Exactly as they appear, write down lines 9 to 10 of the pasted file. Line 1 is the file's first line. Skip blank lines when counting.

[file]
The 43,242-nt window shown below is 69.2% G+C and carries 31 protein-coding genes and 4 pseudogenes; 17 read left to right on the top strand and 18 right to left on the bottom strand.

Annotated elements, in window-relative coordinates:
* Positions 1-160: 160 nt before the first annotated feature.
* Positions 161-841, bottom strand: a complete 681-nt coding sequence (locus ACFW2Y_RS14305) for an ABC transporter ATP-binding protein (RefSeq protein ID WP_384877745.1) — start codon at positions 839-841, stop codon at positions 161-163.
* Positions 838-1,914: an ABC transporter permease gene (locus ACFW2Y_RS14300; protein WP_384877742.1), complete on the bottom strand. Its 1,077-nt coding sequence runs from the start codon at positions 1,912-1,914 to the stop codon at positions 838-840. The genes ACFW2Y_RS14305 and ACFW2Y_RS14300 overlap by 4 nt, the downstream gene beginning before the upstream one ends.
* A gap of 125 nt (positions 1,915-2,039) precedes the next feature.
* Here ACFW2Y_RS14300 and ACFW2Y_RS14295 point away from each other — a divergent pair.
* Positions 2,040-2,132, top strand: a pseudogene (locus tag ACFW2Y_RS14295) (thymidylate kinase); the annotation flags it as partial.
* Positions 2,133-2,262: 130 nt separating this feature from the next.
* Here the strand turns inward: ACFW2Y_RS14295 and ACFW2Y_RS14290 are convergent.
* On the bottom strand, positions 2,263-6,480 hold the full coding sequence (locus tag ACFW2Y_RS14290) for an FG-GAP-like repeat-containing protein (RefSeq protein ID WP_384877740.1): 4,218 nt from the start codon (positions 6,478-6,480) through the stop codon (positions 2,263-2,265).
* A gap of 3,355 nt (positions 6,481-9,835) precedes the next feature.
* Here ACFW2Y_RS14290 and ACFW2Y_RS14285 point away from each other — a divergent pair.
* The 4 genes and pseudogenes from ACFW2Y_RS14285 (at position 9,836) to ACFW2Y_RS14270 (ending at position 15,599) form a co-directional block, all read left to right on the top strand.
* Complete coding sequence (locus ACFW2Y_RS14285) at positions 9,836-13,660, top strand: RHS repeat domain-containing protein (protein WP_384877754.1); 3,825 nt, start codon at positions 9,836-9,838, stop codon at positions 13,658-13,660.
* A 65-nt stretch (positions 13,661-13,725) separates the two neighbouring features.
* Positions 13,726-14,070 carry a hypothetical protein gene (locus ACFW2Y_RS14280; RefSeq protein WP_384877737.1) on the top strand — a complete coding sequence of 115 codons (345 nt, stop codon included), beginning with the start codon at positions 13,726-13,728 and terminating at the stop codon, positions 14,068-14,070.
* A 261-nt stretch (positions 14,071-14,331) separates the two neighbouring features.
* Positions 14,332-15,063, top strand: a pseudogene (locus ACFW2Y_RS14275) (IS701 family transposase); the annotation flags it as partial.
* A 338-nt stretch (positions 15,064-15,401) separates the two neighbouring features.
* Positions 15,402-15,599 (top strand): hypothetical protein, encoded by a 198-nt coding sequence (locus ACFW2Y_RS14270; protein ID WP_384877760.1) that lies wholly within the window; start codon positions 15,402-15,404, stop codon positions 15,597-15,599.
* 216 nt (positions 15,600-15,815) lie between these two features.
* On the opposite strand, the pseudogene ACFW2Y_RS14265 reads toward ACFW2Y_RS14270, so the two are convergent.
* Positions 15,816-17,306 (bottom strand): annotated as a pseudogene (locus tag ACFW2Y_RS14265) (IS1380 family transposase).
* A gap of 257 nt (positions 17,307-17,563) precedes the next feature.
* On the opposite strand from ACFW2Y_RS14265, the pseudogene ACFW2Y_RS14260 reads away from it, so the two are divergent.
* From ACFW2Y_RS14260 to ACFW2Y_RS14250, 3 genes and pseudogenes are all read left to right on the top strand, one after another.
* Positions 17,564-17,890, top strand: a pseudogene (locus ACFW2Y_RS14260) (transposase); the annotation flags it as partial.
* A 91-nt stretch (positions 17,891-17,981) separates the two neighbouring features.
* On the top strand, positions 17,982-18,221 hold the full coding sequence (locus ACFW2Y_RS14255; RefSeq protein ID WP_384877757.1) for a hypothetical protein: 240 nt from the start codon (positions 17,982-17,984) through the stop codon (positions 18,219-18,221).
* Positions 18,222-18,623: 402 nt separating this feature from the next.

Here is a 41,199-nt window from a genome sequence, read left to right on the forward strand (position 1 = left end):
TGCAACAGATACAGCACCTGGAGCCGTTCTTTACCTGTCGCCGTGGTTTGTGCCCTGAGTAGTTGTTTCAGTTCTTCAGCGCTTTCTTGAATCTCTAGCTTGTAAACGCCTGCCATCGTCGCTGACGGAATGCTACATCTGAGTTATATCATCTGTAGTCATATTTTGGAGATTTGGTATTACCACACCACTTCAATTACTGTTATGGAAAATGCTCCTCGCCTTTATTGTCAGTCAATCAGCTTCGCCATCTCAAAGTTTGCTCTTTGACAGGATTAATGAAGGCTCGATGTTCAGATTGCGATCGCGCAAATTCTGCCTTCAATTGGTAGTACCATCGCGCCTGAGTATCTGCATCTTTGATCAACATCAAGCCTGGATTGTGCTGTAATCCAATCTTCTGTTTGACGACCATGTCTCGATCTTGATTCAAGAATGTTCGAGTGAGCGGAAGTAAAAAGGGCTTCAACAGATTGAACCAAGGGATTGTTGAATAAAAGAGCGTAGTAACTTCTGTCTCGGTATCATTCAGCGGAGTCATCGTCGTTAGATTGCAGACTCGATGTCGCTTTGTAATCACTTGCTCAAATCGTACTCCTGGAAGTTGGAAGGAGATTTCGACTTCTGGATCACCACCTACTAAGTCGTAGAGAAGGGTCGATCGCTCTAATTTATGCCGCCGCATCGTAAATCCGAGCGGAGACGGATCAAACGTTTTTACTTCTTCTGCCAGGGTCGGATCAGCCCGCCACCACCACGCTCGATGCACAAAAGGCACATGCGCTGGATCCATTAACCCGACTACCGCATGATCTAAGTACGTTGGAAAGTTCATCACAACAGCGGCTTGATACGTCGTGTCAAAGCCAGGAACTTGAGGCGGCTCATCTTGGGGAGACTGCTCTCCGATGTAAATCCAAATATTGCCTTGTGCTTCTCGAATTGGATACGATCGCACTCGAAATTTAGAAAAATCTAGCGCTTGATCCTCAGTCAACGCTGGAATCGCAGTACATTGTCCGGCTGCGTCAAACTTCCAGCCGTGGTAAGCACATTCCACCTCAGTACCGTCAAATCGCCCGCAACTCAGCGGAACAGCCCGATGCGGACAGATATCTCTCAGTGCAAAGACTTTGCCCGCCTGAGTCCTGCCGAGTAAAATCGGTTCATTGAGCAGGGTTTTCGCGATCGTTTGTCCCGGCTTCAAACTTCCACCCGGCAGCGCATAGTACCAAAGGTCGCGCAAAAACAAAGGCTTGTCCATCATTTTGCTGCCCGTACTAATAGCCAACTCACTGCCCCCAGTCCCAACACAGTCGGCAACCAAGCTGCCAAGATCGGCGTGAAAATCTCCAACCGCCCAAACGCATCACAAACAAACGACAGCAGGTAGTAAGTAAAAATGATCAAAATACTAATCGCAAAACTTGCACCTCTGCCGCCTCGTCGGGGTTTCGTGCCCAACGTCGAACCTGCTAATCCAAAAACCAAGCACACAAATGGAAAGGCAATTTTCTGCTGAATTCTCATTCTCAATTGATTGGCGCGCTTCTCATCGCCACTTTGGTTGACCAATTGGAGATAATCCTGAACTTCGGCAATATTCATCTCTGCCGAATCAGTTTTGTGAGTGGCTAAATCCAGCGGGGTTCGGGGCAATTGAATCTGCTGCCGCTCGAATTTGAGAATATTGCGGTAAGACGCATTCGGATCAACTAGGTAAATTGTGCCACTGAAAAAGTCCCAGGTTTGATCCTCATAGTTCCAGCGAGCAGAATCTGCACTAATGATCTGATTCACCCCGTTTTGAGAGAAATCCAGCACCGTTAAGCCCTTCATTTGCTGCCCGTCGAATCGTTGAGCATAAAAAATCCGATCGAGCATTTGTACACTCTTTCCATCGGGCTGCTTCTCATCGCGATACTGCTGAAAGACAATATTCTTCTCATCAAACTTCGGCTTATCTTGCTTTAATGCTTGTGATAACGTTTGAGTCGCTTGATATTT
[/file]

* Positions 2,133-2,262: 130 nt separating this feature from the next.
* Here the strand turns inward: ACFW2Y_RS14295 and ACFW2Y_RS14290 are convergent.